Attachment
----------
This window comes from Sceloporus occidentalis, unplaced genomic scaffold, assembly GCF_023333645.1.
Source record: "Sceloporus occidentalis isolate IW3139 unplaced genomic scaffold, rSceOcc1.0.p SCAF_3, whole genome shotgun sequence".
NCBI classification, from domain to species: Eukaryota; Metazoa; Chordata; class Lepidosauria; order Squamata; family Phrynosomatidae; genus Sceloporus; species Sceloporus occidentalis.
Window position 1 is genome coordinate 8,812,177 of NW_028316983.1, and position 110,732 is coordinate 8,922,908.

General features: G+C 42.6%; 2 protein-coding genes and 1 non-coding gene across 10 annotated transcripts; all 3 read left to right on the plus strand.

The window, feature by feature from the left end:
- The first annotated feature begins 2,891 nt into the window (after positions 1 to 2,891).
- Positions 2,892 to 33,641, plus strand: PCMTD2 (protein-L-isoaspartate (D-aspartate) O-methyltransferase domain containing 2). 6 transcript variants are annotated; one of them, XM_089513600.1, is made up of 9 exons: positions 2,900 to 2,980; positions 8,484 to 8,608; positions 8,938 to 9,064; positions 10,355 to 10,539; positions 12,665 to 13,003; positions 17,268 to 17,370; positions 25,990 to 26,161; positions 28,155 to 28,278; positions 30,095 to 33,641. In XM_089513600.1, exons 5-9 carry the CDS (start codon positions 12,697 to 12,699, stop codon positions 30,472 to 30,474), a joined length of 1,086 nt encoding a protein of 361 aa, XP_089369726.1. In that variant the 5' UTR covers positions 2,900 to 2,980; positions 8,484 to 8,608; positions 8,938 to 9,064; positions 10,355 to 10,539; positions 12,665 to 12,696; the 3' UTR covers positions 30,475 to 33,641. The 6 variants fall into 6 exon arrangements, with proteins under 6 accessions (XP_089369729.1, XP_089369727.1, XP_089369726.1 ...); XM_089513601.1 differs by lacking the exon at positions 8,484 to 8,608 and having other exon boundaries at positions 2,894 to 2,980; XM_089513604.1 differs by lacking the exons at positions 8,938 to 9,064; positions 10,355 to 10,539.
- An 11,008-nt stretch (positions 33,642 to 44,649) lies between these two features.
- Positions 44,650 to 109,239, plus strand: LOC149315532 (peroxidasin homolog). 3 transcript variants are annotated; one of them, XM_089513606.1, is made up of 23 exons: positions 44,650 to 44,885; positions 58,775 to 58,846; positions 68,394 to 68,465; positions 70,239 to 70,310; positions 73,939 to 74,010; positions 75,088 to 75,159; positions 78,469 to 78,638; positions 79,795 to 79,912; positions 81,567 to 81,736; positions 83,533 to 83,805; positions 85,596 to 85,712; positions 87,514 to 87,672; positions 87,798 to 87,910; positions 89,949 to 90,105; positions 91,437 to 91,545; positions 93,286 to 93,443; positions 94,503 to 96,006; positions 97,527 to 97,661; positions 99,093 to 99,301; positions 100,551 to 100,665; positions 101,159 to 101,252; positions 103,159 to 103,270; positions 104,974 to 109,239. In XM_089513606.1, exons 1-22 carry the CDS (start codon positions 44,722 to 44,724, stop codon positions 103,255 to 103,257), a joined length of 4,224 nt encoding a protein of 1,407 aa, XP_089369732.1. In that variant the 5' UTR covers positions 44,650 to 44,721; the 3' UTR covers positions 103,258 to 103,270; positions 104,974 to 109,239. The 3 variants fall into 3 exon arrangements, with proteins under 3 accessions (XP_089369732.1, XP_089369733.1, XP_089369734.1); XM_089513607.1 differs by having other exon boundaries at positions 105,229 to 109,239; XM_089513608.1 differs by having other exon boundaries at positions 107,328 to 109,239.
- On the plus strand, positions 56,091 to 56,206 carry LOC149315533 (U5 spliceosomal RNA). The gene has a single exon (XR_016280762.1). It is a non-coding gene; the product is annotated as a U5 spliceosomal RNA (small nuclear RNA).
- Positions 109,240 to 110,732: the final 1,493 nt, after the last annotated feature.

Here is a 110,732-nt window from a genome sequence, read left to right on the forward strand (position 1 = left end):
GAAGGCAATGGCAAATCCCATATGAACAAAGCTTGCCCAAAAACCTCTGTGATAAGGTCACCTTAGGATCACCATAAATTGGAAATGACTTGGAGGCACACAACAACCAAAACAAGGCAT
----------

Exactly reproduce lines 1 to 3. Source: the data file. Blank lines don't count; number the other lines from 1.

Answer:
This window comes from Sceloporus occidentalis, unplaced genomic scaffold, assembly GCF_023333645.1.
Source record: "Sceloporus occidentalis isolate IW3139 unplaced genomic scaffold, rSceOcc1.0.p SCAF_3, whole genome shotgun sequence".
NCBI classification, from domain to species: Eukaryota; Metazoa; Chordata; class Lepidosauria; order Squamata; family Phrynosomatidae; genus Sceloporus; species Sceloporus occidentalis.